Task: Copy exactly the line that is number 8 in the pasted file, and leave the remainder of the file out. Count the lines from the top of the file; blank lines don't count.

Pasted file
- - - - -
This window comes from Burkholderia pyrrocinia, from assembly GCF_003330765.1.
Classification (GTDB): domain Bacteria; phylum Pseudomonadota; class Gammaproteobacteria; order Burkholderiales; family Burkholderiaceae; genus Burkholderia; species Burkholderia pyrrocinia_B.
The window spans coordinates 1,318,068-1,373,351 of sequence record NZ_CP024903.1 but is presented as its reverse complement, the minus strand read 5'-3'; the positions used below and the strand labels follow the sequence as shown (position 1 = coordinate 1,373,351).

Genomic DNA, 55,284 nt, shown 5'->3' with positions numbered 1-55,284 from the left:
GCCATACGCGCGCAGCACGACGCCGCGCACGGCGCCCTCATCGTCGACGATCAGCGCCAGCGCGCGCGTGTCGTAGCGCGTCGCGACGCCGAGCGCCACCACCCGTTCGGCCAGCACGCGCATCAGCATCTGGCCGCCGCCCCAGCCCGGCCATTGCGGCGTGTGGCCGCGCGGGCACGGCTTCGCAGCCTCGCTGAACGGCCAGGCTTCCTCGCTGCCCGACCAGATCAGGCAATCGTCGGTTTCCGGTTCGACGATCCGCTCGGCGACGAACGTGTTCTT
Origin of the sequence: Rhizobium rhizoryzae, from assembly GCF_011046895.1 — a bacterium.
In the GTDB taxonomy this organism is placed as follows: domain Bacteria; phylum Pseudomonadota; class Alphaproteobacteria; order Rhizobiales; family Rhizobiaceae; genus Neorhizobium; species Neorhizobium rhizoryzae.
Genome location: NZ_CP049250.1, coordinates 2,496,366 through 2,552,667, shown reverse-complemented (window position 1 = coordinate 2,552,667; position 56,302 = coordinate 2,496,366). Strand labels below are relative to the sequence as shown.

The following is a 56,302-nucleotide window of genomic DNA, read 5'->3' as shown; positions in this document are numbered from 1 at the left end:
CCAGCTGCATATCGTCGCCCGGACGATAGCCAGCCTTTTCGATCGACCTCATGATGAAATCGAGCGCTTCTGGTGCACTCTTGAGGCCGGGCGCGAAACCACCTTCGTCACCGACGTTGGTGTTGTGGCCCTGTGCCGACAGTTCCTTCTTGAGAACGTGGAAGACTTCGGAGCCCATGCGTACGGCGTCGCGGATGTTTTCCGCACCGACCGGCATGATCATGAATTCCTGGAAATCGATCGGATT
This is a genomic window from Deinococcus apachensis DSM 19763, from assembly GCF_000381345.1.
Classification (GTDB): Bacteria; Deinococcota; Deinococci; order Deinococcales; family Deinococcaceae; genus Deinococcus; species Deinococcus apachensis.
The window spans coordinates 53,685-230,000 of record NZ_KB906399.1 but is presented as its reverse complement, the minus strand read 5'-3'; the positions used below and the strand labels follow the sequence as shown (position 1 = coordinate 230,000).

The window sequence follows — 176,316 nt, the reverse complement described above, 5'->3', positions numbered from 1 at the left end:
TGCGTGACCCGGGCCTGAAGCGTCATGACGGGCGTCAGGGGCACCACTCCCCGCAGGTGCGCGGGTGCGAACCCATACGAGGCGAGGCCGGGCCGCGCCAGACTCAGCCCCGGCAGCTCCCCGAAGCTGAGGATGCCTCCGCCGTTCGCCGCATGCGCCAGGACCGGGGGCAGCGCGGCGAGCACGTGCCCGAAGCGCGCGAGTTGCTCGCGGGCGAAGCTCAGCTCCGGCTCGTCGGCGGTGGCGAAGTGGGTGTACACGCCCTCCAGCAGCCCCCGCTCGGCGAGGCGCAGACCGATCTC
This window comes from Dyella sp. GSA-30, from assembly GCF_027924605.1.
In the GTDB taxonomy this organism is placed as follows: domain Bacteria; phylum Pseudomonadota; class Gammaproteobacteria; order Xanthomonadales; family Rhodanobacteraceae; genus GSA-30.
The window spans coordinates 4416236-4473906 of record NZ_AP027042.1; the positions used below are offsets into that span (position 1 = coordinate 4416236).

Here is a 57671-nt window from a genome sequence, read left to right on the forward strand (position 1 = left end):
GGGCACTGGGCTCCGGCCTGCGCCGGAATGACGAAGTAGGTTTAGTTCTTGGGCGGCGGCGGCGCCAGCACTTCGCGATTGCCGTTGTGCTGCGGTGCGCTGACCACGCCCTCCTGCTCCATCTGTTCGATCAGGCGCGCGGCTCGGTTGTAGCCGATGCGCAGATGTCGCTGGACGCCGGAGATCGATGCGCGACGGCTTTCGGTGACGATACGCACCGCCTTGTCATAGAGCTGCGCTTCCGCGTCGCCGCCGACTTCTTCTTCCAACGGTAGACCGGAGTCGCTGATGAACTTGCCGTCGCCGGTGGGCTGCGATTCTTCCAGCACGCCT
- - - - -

Genome location: NZ_CP049250.1, coordinates 2,496,366 through 2,552,667, shown reverse-complemented (window position 1 = coordinate 2,552,667; position 56,302 = coordinate 2,496,366). Strand labels below are relative to the sequence as shown.